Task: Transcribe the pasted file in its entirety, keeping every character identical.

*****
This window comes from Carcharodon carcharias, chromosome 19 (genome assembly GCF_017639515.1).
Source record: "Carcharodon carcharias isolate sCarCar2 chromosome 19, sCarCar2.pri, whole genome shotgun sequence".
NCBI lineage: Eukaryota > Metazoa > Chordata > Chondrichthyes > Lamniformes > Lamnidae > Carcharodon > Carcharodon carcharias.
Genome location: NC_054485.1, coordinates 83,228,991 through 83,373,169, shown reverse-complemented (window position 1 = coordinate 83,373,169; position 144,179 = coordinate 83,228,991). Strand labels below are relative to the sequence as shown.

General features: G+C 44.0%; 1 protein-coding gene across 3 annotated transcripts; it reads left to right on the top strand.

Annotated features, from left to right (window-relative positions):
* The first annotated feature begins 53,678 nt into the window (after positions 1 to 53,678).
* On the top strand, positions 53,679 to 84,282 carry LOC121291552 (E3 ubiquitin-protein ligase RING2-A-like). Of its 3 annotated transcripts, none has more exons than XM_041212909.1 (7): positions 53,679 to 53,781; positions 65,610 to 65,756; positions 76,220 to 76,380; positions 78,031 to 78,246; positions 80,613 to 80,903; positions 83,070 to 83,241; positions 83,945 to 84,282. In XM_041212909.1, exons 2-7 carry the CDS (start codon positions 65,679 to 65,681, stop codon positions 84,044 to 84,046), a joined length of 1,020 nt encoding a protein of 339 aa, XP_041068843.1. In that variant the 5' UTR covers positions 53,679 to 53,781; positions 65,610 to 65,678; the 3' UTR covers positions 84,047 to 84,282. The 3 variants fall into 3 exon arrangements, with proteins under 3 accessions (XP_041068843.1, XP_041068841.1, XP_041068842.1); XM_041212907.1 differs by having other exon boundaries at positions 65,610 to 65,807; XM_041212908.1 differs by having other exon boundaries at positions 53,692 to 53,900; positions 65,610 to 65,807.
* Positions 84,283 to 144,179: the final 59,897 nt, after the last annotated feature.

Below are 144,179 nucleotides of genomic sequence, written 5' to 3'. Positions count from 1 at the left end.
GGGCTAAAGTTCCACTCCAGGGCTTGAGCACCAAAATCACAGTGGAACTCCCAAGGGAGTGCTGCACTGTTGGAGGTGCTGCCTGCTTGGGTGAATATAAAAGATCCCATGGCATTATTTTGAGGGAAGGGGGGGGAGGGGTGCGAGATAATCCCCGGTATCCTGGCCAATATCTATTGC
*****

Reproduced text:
This window comes from Carcharodon carcharias, chromosome 19 (genome assembly GCF_017639515.1).
Source record: "Carcharodon carcharias isolate sCarCar2 chromosome 19, sCarCar2.pri, whole genome shotgun sequence".
NCBI lineage: Eukaryota > Metazoa > Chordata > Chondrichthyes > Lamniformes > Lamnidae > Carcharodon > Carcharodon carcharias.
Genome location: NC_054485.1, coordinates 83,228,991 through 83,373,169, shown reverse-complemented (window position 1 = coordinate 83,373,169; position 144,179 = coordinate 83,228,991). Strand labels below are relative to the sequence as shown.

General features: G+C 44.0%; 1 protein-coding gene across 3 annotated transcripts; it reads left to right on the top strand.

Annotated features, from left to right (window-relative positions):
* The first annotated feature begins 53,678 nt into the window (after positions 1 to 53,678).
* On the top strand, positions 53,679 to 84,282 carry LOC121291552 (E3 ubiquitin-protein ligase RING2-A-like). Of its 3 annotated transcripts, none has more exons than XM_041212909.1 (7): positions 53,679 to 53,781; positions 65,610 to 65,756; positions 76,220 to 76,380; positions 78,031 to 78,246; positions 80,613 to 80,903; positions 83,070 to 83,241; positions 83,945 to 84,282. In XM_041212909.1, exons 2-7 carry the CDS (start codon positions 65,679 to 65,681, stop codon positions 84,044 to 84,046), a joined length of 1,020 nt encoding a protein of 339 aa, XP_041068843.1. In that variant the 5' UTR covers positions 53,679 to 53,781; positions 65,610 to 65,678; the 3' UTR covers positions 84,047 to 84,282. The 3 variants fall into 3 exon arrangements, with proteins under 3 accessions (XP_041068843.1, XP_041068841.1, XP_041068842.1); XM_041212907.1 differs by having other exon boundaries at positions 65,610 to 65,807; XM_041212908.1 differs by having other exon boundaries at positions 53,692 to 53,900; positions 65,610 to 65,807.
* Positions 84,283 to 144,179: the final 59,897 nt, after the last annotated feature.

Below are 144,179 nucleotides of genomic sequence, written 5' to 3'. Positions count from 1 at the left end.
GGGCTAAAGTTCCACTCCAGGGCTTGAGCACCAAAATCACAGTGGAACTCCCAAGGGAGTGCTGCACTGTTGGAGGTGCTGCCTGCTTGGGTGAATATAAAAGATCCCATGGCATTATTTTGAGGGAAGGGGGGGGAGGGGTGCGAGATAATCCCCGGTATCCTGGCCAATATCTATTGC